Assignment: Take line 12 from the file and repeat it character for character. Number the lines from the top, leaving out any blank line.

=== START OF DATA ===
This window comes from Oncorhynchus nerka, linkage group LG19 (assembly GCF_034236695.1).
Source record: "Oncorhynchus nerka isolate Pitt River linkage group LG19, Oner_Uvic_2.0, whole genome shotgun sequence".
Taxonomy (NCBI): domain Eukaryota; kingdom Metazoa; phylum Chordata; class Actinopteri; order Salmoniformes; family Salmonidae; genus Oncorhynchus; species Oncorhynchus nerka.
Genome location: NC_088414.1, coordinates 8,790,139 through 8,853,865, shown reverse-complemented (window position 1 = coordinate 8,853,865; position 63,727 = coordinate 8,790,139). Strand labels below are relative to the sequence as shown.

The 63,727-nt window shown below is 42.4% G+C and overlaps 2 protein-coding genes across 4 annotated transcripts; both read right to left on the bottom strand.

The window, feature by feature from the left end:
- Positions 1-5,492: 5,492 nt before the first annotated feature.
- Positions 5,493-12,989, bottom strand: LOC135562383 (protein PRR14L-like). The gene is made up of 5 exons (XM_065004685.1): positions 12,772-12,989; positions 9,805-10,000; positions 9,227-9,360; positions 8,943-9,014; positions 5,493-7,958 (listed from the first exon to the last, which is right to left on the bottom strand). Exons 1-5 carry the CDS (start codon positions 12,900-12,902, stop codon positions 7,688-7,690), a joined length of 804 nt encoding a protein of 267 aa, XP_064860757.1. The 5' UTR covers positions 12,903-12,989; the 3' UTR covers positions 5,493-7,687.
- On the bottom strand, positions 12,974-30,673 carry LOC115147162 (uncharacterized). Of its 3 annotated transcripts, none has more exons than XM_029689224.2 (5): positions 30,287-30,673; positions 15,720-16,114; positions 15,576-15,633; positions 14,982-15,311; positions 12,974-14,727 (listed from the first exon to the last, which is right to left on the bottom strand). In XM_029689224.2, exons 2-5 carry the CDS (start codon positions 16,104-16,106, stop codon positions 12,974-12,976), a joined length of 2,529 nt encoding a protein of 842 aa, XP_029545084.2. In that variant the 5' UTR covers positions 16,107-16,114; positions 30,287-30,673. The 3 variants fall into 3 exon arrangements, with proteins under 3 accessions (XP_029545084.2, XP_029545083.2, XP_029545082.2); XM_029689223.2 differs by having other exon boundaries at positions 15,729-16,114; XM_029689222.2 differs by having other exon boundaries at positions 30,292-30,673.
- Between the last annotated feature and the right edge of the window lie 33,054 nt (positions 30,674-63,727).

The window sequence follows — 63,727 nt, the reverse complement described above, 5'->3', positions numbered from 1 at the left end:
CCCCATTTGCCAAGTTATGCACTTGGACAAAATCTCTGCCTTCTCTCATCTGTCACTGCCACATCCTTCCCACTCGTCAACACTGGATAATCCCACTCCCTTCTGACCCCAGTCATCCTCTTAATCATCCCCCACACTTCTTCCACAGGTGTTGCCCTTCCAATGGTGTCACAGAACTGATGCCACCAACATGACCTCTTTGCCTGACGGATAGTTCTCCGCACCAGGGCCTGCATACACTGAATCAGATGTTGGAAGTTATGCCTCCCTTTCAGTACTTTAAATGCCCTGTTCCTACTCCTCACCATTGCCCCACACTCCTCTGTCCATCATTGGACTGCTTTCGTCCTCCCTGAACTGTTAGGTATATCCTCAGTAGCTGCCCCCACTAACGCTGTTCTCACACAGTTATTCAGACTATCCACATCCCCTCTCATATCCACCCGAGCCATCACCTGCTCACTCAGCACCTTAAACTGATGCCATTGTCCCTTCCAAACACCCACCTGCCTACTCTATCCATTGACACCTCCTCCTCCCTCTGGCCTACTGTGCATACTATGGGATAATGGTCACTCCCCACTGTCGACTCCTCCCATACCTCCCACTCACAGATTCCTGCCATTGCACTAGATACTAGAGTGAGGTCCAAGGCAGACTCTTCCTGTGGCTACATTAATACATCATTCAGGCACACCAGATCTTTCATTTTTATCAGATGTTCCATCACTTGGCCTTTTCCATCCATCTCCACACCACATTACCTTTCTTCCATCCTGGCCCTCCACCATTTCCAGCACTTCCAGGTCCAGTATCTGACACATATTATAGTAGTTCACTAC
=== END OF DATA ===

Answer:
CCCCATTTGCCAAGTTATGCACTTGGACAAAATCTCTGCCTTCTCTCATCTGTCACTGCCACATCCTTCCCACTCGTCAACACTGGATAATCCCACTCCCTTCTGACCCCAGTCATCCTCTTAATCATCCCCCACACTTCTTCCACAGGTGTTGCCCTTCCAATGGTGTCACAGAACTGATGCCACCAACATGACCTCTTTGCCTGACGGATAGTTCTCCGCACCAGGGCCTGCATACACTGAATCAGATGTTGGAAGTTATGCCTCCCTTTCAGTACTTTAAATGCCCTGTTCCTACTCCTCACCATTGCCCCACACTCCTCTGTCCATCATTGGACTGCTTTCGTCCTCCCTGAACTGTTAGGTATATCCTCAGTAGCTGCCCCCACTAACGCTGTTCTCACACAGTTATTCAGACTATCCACATCCCCTCTCATATCCACCCGAGCCATCACCTGCTCACTCAGCACCTTAAACTGATGCCATTGTCCCTTCCAAACACCCACCTGCCTACTCTATCCATTGACACCTCCTCCTCCCTCTGGCCTACTGTGCATACTATGGGATAATGGTCACTCCCCACTGTCGACTCCTCCCATACCTCCCACTCACAGATTCCTGCCATTGCACTAGATACTAGAGTGAGGTCCAAGGCAGACTCTTCCTGTGGCTACATTAATACATCATTCAGGCACACCAGATCTTTCATTTTTATCAGATGTTCCATCACTTGGCCTTTTCCATCCATCTCCACACCACATTACCTTTCTTCCATCCTGGCCCTCCACCATTTCCAGCACTTCCAGGTCCAGTATCTGACACATATTATAGTAGTTCACTAC